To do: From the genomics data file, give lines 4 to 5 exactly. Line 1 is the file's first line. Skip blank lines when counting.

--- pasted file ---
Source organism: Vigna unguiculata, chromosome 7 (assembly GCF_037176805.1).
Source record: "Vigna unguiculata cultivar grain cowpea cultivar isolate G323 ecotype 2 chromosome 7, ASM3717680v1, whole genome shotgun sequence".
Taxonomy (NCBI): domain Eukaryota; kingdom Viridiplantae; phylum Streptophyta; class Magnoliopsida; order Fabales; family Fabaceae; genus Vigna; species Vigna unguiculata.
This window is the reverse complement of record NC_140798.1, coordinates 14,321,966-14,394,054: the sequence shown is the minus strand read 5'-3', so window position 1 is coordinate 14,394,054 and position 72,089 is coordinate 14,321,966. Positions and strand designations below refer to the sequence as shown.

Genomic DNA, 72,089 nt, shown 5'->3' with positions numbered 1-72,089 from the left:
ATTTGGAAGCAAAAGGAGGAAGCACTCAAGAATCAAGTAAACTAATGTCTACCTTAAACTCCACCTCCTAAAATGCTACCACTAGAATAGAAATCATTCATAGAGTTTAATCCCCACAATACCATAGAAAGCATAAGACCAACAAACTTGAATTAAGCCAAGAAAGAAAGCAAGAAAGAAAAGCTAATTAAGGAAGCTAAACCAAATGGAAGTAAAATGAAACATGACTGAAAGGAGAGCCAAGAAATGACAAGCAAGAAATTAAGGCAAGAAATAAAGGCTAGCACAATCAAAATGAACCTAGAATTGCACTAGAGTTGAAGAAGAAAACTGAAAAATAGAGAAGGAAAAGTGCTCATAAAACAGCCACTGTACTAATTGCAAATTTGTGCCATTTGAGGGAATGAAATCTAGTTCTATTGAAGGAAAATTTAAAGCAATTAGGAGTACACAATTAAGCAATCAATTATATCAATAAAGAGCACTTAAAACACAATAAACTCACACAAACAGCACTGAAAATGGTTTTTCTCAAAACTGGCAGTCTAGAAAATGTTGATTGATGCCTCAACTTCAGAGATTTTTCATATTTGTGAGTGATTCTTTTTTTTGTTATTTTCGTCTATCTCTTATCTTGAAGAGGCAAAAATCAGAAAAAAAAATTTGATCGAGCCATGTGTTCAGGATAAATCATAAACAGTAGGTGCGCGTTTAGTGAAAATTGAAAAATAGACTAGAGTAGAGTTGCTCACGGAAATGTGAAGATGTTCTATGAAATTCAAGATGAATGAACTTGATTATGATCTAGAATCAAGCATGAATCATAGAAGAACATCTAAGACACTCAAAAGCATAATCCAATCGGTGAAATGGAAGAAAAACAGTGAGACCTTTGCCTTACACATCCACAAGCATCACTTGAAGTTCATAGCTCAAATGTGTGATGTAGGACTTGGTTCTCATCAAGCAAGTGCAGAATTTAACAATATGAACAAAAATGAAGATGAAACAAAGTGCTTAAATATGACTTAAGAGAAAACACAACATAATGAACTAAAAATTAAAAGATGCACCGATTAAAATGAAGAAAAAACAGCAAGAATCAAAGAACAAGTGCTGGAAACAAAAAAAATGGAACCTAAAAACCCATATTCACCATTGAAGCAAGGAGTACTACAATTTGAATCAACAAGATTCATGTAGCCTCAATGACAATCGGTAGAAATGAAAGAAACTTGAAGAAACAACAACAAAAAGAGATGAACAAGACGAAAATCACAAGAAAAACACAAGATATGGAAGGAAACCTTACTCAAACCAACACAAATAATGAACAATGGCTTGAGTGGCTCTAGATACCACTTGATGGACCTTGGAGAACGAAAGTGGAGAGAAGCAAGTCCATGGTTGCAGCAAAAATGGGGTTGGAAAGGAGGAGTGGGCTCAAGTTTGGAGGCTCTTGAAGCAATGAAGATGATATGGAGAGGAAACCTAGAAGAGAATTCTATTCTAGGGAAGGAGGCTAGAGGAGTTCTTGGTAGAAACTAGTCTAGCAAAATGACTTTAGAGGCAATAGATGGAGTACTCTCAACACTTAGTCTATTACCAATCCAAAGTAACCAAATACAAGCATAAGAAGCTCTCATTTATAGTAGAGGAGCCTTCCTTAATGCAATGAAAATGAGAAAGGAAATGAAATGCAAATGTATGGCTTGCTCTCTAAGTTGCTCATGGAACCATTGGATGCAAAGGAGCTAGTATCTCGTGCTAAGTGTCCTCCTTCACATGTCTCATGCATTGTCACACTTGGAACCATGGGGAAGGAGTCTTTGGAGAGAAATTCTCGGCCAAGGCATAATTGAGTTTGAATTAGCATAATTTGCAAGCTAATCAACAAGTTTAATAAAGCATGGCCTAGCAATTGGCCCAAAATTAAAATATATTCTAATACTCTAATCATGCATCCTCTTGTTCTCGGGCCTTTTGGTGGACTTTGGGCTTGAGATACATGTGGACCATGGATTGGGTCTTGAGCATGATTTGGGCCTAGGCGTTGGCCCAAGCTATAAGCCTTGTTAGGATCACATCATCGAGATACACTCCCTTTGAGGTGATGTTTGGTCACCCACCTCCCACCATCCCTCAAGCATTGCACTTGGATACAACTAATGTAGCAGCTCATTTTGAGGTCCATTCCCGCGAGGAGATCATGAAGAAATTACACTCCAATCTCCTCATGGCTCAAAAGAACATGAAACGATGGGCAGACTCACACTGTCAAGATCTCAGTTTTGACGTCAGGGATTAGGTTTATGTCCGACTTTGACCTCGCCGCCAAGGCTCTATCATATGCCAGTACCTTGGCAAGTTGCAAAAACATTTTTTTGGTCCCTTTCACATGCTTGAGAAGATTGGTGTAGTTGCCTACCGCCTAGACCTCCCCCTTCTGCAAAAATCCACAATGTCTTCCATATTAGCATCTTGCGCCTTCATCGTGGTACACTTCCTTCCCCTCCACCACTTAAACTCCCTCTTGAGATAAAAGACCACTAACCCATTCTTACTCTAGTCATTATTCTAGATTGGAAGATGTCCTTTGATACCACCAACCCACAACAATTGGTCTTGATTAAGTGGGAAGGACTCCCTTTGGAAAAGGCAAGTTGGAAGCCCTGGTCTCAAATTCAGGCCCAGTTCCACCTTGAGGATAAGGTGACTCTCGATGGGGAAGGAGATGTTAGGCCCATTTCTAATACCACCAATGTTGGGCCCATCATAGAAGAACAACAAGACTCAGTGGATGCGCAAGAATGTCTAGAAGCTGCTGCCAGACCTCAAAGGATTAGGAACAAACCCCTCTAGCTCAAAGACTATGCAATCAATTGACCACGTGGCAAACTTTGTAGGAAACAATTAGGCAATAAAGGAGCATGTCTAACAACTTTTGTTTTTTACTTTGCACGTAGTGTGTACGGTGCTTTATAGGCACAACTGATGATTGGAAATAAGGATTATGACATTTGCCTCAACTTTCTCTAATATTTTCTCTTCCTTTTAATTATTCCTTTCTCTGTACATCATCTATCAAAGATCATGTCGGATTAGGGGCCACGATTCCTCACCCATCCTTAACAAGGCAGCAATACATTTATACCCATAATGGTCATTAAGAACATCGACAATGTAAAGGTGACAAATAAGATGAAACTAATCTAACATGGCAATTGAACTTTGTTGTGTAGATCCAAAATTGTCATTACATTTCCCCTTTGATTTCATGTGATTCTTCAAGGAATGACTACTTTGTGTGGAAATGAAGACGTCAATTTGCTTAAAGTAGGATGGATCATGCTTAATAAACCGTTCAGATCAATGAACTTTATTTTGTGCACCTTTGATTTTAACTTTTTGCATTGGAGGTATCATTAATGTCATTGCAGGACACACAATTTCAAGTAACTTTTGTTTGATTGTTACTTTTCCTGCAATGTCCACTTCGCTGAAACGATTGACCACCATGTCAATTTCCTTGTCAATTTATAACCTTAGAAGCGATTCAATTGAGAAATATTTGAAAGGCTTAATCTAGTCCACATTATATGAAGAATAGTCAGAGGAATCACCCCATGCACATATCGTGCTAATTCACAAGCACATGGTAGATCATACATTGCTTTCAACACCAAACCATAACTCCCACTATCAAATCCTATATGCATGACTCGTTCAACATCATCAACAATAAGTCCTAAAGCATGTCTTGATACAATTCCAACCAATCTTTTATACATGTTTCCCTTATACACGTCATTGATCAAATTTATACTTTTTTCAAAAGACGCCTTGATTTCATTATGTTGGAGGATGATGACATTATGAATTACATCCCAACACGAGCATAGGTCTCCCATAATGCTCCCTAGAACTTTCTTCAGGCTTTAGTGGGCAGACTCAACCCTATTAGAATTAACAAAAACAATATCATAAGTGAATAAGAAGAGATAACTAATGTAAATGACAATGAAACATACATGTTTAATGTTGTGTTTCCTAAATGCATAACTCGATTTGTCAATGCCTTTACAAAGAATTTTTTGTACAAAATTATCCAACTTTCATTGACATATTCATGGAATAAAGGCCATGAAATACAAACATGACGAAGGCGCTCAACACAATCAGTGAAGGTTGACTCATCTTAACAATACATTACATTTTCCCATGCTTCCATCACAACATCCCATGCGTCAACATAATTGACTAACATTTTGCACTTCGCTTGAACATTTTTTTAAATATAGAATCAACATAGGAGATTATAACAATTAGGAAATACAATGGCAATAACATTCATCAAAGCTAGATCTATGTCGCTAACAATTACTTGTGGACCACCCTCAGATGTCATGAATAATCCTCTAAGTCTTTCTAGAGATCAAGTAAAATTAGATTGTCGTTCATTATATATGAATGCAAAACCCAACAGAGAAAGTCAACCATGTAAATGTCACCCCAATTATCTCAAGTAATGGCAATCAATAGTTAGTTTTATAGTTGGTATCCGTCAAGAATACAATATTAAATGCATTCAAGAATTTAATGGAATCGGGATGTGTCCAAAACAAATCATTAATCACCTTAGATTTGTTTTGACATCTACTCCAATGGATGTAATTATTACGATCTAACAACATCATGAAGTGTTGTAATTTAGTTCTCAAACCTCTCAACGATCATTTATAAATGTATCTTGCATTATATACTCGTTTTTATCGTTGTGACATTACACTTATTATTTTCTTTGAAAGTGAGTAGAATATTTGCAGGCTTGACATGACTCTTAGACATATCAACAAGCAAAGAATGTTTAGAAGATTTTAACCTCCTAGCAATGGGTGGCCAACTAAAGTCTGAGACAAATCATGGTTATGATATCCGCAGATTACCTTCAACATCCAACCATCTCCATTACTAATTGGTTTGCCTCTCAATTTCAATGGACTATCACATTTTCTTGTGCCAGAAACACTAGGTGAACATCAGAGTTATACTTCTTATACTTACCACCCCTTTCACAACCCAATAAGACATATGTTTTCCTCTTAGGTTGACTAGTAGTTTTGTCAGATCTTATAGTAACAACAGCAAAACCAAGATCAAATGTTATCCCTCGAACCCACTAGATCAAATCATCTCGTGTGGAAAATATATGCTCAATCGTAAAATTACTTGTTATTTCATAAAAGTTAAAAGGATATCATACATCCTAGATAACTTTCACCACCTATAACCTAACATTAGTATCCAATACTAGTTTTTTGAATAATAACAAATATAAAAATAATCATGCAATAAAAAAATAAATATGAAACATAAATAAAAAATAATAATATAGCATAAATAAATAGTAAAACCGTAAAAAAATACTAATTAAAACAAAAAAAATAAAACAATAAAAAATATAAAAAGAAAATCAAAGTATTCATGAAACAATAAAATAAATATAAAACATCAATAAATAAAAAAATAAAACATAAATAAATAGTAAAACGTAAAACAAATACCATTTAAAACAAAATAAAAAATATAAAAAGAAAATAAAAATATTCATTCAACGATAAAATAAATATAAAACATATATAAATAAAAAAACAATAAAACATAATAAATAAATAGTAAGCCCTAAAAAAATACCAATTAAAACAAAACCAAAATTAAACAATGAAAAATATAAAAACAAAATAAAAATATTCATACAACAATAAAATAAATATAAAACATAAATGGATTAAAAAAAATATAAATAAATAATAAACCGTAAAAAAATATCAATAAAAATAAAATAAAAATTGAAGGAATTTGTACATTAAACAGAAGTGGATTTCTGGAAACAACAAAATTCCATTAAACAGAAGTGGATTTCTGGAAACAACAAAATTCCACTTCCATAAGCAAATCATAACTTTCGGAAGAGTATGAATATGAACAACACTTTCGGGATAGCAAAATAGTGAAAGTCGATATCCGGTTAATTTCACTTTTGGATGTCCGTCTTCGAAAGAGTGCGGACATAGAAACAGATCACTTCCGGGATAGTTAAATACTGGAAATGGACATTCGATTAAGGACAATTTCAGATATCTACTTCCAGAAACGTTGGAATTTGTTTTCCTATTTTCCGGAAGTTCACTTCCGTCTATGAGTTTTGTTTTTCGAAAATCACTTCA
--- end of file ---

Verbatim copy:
This window is the reverse complement of record NC_140798.1, coordinates 14,321,966-14,394,054: the sequence shown is the minus strand read 5'-3', so window position 1 is coordinate 14,394,054 and position 72,089 is coordinate 14,321,966. Positions and strand designations below refer to the sequence as shown.

Genomic DNA, 72,089 nt, shown 5'->3' with positions numbered 1-72,089 from the left: